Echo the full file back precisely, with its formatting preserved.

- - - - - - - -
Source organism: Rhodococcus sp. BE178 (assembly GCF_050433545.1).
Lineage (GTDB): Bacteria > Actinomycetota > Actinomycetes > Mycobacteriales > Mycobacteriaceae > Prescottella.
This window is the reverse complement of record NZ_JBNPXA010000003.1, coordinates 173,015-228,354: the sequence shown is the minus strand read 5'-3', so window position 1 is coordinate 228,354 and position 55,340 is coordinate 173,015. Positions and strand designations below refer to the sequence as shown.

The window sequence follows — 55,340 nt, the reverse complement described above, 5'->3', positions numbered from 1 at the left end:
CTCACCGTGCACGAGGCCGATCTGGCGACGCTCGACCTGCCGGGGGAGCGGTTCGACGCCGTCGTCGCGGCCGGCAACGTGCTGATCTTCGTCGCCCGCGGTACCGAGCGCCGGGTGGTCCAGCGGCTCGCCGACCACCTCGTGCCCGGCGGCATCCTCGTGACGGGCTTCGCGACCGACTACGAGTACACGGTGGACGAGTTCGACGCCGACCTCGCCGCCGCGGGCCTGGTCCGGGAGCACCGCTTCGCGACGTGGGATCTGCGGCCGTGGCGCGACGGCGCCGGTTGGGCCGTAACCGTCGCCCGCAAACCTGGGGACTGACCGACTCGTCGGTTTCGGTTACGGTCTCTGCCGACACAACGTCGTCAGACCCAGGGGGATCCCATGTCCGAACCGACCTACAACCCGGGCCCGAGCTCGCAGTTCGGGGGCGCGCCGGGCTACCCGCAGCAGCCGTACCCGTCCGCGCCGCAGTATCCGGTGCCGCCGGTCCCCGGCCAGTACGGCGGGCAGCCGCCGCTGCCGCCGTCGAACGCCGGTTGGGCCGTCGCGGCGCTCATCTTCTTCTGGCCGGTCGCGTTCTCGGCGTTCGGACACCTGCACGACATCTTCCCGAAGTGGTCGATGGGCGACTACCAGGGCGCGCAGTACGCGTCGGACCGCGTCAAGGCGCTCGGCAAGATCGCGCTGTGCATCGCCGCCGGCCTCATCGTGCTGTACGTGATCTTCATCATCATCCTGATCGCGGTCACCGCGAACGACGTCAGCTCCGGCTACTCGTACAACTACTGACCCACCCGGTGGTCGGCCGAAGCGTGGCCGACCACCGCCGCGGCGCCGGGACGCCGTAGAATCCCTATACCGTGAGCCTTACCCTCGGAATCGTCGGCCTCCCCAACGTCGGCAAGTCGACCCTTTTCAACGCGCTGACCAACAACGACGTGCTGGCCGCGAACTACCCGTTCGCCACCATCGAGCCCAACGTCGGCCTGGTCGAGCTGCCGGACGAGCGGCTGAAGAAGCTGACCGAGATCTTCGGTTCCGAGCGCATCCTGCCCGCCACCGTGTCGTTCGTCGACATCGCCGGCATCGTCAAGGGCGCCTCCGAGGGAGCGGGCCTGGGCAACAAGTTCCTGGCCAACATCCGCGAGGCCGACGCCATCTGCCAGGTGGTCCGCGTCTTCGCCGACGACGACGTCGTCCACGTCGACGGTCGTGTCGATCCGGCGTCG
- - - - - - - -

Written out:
Source organism: Rhodococcus sp. BE178 (assembly GCF_050433545.1).
Lineage (GTDB): Bacteria > Actinomycetota > Actinomycetes > Mycobacteriales > Mycobacteriaceae > Prescottella.
This window is the reverse complement of record NZ_JBNPXA010000003.1, coordinates 173,015-228,354: the sequence shown is the minus strand read 5'-3', so window position 1 is coordinate 228,354 and position 55,340 is coordinate 173,015. Positions and strand designations below refer to the sequence as shown.

The window sequence follows — 55,340 nt, the reverse complement described above, 5'->3', positions numbered from 1 at the left end:
CTCACCGTGCACGAGGCCGATCTGGCGACGCTCGACCTGCCGGGGGAGCGGTTCGACGCCGTCGTCGCGGCCGGCAACGTGCTGATCTTCGTCGCCCGCGGTACCGAGCGCCGGGTGGTCCAGCGGCTCGCCGACCACCTCGTGCCCGGCGGCATCCTCGTGACGGGCTTCGCGACCGACTACGAGTACACGGTGGACGAGTTCGACGCCGACCTCGCCGCCGCGGGCCTGGTCCGGGAGCACCGCTTCGCGACGTGGGATCTGCGGCCGTGGCGCGACGGCGCCGGTTGGGCCGTAACCGTCGCCCGCAAACCTGGGGACTGACCGACTCGTCGGTTTCGGTTACGGTCTCTGCCGACACAACGTCGTCAGACCCAGGGGGATCCCATGTCCGAACCGACCTACAACCCGGGCCCGAGCTCGCAGTTCGGGGGCGCGCCGGGCTACCCGCAGCAGCCGTACCCGTCCGCGCCGCAGTATCCGGTGCCGCCGGTCCCCGGCCAGTACGGCGGGCAGCCGCCGCTGCCGCCGTCGAACGCCGGTTGGGCCGTCGCGGCGCTCATCTTCTTCTGGCCGGTCGCGTTCTCGGCGTTCGGACACCTGCACGACATCTTCCCGAAGTGGTCGATGGGCGACTACCAGGGCGCGCAGTACGCGTCGGACCGCGTCAAGGCGCTCGGCAAGATCGCGCTGTGCATCGCCGCCGGCCTCATCGTGCTGTACGTGATCTTCATCATCATCCTGATCGCGGTCACCGCGAACGACGTCAGCTCCGGCTACTCGTACAACTACTGACCCACCCGGTGGTCGGCCGAAGCGTGGCCGACCACCGCCGCGGCGCCGGGACGCCGTAGAATCCCTATACCGTGAGCCTTACCCTCGGAATCGTCGGCCTCCCCAACGTCGGCAAGTCGACCCTTTTCAACGCGCTGACCAACAACGACGTGCTGGCCGCGAACTACCCGTTCGCCACCATCGAGCCCAACGTCGGCCTGGTCGAGCTGCCGGACGAGCGGCTGAAGAAGCTGACCGAGATCTTCGGTTCCGAGCGCATCCTGCCCGCCACCGTGTCGTTCGTCGACATCGCCGGCATCGTCAAGGGCGCCTCCGAGGGAGCGGGCCTGGGCAACAAGTTCCTGGCCAACATCCGCGAGGCCGACGCCATCTGCCAGGTGGTCCGCGTCTTCGCCGACGACGACGTCGTCCACGTCGACGGTCGTGTCGATCCGGCGTCG